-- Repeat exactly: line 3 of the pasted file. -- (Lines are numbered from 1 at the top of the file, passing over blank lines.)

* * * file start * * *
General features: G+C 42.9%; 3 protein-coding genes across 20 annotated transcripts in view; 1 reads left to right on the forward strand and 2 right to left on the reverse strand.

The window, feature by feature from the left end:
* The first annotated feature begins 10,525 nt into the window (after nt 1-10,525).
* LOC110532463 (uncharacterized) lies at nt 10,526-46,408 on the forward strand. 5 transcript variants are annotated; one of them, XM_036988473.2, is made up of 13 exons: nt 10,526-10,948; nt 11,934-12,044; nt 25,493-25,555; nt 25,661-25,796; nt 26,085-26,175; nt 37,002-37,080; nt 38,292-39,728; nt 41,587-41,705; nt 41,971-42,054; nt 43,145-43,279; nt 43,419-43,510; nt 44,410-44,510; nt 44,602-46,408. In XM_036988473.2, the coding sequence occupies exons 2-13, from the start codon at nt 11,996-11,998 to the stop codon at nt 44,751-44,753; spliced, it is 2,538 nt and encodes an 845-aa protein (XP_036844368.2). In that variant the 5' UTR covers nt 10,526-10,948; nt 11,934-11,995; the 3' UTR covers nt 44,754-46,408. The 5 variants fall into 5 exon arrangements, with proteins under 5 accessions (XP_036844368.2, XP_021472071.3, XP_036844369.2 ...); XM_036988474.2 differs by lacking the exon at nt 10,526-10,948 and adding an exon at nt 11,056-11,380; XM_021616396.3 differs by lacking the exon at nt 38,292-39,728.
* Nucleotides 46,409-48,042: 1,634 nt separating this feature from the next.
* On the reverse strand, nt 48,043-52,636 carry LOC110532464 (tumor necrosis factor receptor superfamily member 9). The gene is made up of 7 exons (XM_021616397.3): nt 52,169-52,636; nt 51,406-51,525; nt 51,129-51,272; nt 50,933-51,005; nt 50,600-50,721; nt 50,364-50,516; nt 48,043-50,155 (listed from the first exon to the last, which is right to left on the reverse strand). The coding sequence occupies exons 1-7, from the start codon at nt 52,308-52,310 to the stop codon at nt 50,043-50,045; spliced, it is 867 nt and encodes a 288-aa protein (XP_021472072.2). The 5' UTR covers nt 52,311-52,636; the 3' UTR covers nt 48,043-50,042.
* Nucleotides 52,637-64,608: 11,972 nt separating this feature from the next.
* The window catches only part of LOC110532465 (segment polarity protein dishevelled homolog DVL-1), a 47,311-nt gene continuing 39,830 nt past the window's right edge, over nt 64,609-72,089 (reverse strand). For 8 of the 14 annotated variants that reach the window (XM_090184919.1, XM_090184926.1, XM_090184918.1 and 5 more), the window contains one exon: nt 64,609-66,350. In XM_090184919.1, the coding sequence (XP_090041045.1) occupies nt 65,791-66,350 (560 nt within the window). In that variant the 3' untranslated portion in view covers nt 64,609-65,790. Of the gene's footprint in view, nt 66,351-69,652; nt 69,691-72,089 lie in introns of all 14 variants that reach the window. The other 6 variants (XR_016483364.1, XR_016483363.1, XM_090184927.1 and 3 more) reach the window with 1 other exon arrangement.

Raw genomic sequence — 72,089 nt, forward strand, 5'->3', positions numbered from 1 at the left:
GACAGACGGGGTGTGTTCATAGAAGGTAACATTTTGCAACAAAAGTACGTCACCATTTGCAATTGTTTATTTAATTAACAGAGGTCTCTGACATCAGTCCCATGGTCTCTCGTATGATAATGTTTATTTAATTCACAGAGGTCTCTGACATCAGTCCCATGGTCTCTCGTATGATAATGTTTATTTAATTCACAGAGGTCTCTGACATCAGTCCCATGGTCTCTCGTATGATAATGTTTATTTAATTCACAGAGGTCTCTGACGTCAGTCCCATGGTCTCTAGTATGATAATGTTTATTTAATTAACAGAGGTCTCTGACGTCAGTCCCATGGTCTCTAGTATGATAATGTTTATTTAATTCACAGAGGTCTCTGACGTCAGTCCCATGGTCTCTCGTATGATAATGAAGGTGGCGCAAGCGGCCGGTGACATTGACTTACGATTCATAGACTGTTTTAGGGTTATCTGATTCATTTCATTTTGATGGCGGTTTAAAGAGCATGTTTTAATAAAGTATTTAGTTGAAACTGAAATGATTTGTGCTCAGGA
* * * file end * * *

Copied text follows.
* The first annotated feature begins 10,525 nt into the window (after nt 1-10,525).